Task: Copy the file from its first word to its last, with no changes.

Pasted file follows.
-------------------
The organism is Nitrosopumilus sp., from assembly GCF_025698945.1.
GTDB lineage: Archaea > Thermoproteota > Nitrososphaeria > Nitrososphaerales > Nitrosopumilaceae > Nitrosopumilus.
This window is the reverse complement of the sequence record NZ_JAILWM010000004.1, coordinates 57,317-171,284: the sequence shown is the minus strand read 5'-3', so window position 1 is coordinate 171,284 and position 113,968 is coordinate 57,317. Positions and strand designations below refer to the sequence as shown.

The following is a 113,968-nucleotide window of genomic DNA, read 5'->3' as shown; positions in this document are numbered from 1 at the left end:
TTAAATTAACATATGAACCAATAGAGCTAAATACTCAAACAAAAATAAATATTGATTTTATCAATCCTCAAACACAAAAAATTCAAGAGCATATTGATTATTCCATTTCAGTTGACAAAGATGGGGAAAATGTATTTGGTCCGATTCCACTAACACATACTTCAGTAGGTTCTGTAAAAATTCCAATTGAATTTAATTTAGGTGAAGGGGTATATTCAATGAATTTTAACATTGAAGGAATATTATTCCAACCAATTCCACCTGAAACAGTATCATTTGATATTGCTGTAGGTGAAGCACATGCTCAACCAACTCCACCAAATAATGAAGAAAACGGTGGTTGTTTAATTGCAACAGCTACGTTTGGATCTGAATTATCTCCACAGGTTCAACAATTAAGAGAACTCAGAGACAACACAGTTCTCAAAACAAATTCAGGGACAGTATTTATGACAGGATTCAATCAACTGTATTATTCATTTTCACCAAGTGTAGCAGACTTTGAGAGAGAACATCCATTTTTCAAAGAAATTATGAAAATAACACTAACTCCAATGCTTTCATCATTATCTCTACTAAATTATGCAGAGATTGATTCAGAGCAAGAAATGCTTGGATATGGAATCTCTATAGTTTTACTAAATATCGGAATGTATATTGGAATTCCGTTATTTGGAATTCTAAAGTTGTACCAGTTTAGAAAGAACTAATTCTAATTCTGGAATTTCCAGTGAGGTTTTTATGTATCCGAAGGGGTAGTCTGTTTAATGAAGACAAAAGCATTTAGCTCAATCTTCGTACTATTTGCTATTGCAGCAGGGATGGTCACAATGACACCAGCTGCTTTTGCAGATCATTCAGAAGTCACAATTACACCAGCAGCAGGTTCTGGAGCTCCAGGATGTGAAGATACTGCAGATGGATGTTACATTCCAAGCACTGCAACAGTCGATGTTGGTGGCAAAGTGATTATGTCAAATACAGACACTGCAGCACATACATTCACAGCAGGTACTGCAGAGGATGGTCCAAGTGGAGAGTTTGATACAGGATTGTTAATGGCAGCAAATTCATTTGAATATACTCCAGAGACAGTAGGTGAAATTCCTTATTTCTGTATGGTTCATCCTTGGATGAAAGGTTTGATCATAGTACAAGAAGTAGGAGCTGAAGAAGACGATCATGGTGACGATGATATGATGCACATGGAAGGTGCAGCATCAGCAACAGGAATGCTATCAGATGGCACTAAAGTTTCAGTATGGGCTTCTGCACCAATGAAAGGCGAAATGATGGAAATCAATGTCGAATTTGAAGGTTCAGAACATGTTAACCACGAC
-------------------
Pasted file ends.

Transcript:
The organism is Nitrosopumilus sp., from assembly GCF_025698945.1.
GTDB lineage: Archaea > Thermoproteota > Nitrososphaeria > Nitrososphaerales > Nitrosopumilaceae > Nitrosopumilus.
This window is the reverse complement of the sequence record NZ_JAILWM010000004.1, coordinates 57,317-171,284: the sequence shown is the minus strand read 5'-3', so window position 1 is coordinate 171,284 and position 113,968 is coordinate 57,317. Positions and strand designations below refer to the sequence as shown.

The following is a 113,968-nucleotide window of genomic DNA, read 5'->3' as shown; positions in this document are numbered from 1 at the left end:
TTAAATTAACATATGAACCAATAGAGCTAAATACTCAAACAAAAATAAATATTGATTTTATCAATCCTCAAACACAAAAAATTCAAGAGCATATTGATTATTCCATTTCAGTTGACAAAGATGGGGAAAATGTATTTGGTCCGATTCCACTAACACATACTTCAGTAGGTTCTGTAAAAATTCCAATTGAATTTAATTTAGGTGAAGGGGTATATTCAATGAATTTTAACATTGAAGGAATATTATTCCAACCAATTCCACCTGAAACAGTATCATTTGATATTGCTGTAGGTGAAGCACATGCTCAACCAACTCCACCAAATAATGAAGAAAACGGTGGTTGTTTAATTGCAACAGCTACGTTTGGATCTGAATTATCTCCACAGGTTCAACAATTAAGAGAACTCAGAGACAACACAGTTCTCAAAACAAATTCAGGGACAGTATTTATGACAGGATTCAATCAACTGTATTATTCATTTTCACCAAGTGTAGCAGACTTTGAGAGAGAACATCCATTTTTCAAAGAAATTATGAAAATAACACTAACTCCAATGCTTTCATCATTATCTCTACTAAATTATGCAGAGATTGATTCAGAGCAAGAAATGCTTGGATATGGAATCTCTATAGTTTTACTAAATATCGGAATGTATATTGGAATTCCGTTATTTGGAATTCTAAAGTTGTACCAGTTTAGAAAGAACTAATTCTAATTCTGGAATTTCCAGTGAGGTTTTTATGTATCCGAAGGGGTAGTCTGTTTAATGAAGACAAAAGCATTTAGCTCAATCTTCGTACTATTTGCTATTGCAGCAGGGATGGTCACAATGACACCAGCTGCTTTTGCAGATCATTCAGAAGTCACAATTACACCAGCAGCAGGTTCTGGAGCTCCAGGATGTGAAGATACTGCAGATGGATGTTACATTCCAAGCACTGCAACAGTCGATGTTGGTGGCAAAGTGATTATGTCAAATACAGACACTGCAGCACATACATTCACAGCAGGTACTGCAGAGGATGGTCCAAGTGGAGAGTTTGATACAGGATTGTTAATGGCAGCAAATTCATTTGAATATACTCCAGAGACAGTAGGTGAAATTCCTTATTTCTGTATGGTTCATCCTTGGATGAAAGGTTTGATCATAGTACAAGAAGTAGGAGCTGAAGAAGACGATCATGGTGACGATGATATGATGCACATGGAAGGTGCAGCATCAGCAACAGGAATGCTATCAGATGGCACTAAAGTTTCAGTATGGGCTTCTGCACCAATGAAAGGCGAAATGATGGAAATCAATGTCGAATTTGAAGGTTCAGAACATGTTAACCACGAC